The really clear indicator that this was no UKIP earthquake was the fact that their share of the vote actually declined dramatically from the local council elections last year (from 22% down to 17%), and this decline happened despite the council elections coinciding with the Euro elections, which should have brought out lots of extra UKIP voters.

Only London rejected UKIP

The Guardian used some very crude statistics to print a ludicrous story claiming that the only area of the country that rejected UKIP was London. They compared the pro-UKIP vote in London (7%) with the aggregated average for the entire rest of the country (about 20%), as if the rest of the country is some kind of homogenous blob. The narrative of the story being that London is an enlightened city full of educated, cultured and well-informed people, whilst the rest of the country is inhabited by backwards, uneducated UKIP voting yokels. It's hardly surprising that the London based Guardian would come up with a narrative that is so contemptuous of the rest of the country, but the actual facts paint a very different picture.

A quick look at the results illustrate how UKIP were comprehensively rejected in major towns and cities across parts of the country.

North West
Out of the 243 council seats up for grabs in Manchester, Liverpool and Preston, UKIP won Zero.
North East
Out of the 219 council seats up for grabs in Newcastle, Sunderland and Gateshead, UKIP won zero.
Midlands
Out of the 224 council seats up for grabs in Birmingham, Coventry and Wolverhampton, UKIP won one single seat.
Yorkshire
Out of the 242 sets up for grabs in Leeds, Sheffield and Hull, UKIP won just four seats (three of them in Sheffield).
Another way that we can demonstrate how the Guardian's crude use of statistics is completely counter-factual is through comparison of UKIP support in some specific London boroughs with UKIP support in some of the aforementioned cities.

There were more UKIP councilors elected in each of three single London boroughs than in the combined cities of Birmingham, Manchester, Liverpool, Newcastle, and Leeds (combined population 2.6 million).*

Despite having a population of just 232,000 the London Borough of Bexley elected three UKIP councilors. Bromley (population 310,00) elected two UKIP councilors and Havering (238,000) returned seven UKIP councilors.

As it turns out, there are boroughs of London that are far more keen on UKIP than some of the former industrial cities of the North East, North West, Yorkshire and the Midlands, but why would the London centric media let facts get in the way of a good story about the divide between smart and savvy Londoners and the disgusting uneducated yokels in the rest of the country?

UKIP are as much a threat to Labour as they are to the Tories

This narrative is particularly insidious. It is absolutely clear that the UKIP appeal is much stronger in the traditional Tory heartlands than it is in Labour strongholds. The strongest indicator of this is the big decline in UKIP support since the 2013 local elections (almost all Tory councils) and the 2014 elections (about two thirds Labour councils).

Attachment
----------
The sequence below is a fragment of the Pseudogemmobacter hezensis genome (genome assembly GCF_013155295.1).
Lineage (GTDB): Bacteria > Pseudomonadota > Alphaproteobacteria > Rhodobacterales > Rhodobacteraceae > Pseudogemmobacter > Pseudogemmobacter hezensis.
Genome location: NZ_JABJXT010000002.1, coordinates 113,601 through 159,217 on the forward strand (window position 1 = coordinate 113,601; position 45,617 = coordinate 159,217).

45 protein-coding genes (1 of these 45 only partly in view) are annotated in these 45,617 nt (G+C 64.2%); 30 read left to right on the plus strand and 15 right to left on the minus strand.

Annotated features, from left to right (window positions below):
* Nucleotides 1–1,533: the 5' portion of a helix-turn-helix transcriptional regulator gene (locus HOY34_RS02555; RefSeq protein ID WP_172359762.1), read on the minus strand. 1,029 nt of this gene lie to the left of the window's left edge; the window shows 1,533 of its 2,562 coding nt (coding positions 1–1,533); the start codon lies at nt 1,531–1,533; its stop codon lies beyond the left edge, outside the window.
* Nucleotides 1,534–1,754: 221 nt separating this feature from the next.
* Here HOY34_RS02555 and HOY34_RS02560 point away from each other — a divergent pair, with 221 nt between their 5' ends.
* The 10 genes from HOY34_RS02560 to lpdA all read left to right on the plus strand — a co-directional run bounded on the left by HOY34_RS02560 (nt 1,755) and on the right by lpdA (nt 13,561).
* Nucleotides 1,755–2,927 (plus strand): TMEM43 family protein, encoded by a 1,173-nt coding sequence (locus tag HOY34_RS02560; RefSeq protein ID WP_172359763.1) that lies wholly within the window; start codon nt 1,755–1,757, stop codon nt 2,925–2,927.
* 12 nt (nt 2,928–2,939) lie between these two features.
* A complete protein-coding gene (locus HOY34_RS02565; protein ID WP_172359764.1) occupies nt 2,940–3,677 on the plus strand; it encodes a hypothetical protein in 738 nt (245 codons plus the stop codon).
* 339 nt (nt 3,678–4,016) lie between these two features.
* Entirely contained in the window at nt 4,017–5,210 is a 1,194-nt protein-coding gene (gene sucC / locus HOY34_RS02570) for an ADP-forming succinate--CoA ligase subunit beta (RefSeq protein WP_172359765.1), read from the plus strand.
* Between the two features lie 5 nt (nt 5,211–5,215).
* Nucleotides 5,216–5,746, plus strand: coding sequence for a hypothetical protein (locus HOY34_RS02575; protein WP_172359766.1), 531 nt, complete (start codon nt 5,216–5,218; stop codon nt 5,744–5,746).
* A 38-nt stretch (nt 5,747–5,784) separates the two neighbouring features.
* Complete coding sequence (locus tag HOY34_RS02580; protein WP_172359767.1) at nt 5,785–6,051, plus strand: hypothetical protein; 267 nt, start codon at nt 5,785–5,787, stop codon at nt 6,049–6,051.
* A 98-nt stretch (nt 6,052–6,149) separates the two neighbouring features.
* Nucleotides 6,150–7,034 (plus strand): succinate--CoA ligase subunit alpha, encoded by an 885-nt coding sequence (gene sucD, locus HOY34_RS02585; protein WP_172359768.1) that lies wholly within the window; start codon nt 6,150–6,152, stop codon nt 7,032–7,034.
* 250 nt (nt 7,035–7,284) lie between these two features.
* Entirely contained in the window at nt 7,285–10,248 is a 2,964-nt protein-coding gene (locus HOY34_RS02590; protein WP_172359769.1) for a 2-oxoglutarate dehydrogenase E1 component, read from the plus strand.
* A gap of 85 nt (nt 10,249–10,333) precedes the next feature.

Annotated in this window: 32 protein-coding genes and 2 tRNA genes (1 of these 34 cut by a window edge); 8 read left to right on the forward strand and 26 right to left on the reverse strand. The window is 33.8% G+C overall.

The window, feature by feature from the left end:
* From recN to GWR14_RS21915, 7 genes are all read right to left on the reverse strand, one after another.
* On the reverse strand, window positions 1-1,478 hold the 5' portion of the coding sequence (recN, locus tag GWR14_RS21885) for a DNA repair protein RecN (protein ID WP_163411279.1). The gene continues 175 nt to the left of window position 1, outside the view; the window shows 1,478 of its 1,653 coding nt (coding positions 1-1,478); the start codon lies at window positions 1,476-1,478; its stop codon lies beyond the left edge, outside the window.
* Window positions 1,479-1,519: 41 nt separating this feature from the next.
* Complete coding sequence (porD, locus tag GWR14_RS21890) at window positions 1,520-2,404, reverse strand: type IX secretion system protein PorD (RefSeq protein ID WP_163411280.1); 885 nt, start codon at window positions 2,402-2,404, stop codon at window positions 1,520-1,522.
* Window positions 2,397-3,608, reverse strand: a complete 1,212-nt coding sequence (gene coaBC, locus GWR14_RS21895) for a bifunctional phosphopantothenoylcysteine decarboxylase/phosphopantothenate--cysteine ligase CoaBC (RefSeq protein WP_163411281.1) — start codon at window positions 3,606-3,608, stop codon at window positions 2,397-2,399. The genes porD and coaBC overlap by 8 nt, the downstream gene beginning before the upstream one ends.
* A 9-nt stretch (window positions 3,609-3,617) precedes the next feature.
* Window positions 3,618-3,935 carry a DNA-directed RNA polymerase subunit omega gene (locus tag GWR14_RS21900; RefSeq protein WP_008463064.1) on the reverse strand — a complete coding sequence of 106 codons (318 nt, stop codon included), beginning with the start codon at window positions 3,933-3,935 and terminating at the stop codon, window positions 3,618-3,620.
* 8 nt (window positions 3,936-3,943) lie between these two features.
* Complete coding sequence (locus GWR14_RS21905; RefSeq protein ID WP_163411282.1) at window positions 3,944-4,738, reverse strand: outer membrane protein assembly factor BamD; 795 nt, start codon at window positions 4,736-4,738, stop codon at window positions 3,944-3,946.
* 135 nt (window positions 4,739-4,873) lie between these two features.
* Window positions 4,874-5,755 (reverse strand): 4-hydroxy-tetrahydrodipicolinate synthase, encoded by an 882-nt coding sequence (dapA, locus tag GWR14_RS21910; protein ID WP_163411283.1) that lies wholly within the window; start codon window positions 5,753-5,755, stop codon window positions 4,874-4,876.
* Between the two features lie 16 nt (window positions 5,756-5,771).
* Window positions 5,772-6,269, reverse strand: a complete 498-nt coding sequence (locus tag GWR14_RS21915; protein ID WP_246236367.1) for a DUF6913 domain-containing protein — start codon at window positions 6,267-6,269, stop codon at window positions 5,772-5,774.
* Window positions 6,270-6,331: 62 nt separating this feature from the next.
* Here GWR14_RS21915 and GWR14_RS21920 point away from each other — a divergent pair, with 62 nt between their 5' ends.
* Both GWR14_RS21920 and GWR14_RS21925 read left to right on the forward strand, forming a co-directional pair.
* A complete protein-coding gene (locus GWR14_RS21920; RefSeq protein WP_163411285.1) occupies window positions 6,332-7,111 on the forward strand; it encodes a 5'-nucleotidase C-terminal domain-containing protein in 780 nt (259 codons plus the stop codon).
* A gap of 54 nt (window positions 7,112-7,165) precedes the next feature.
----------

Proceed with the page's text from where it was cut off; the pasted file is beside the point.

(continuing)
If UKIP were equally threatening in Labour councils, one would have expected a sharp rise in the UKIP vote this year because of the draw of the Euro elections, however the UKIP share of the vote actually slumped dramatically.

As mentioned above, UKIP utterly failed to make any inroads at all in big Labour cities, returning absolutely zero councilors in Manchester, Liverpool, Birmingham, Newcastle or Leeds.

The media have pointed at Rotherham, (where UKIP now have 10 councilors) as their evidence that UKIP are on the rise in Labour areas, but it's the only example they can find.

It would be easy to feel a bit ashamed of my fellow Yorkshiremen for having been duped into voting for the "Thatcherism on steroids" party, especially after all the damage Thatcher and her cronies inflicted on South Yorkshire industry, however Rotherham is a very special case.

What makes Rotherham such a special case is the extraordinary story that hit the national news headlines in late 2012, when someone on the Labour dominated council decided to use the fact that they were UKIP supporters as part of the justification for removing two children from their foster family. This story propelled Rotherham into the national headlines and gave UKIP an enormous profile boost in the town. It's easy to understand how UKIP managed to win a few people over with their "plucky underdog" narratives when everyone in Rotherham knows all about somebody on the Labour council unilaterally declaring UKIP an extremist organisation.

All UKIP candidates had to do in order to win sympathy was to appear reasonably normal and say "Look at me, I'm not an extremist am I? The Labour council are bullies, you should side with the underdog not the bully" and boom, they picked up 16% of the council seats.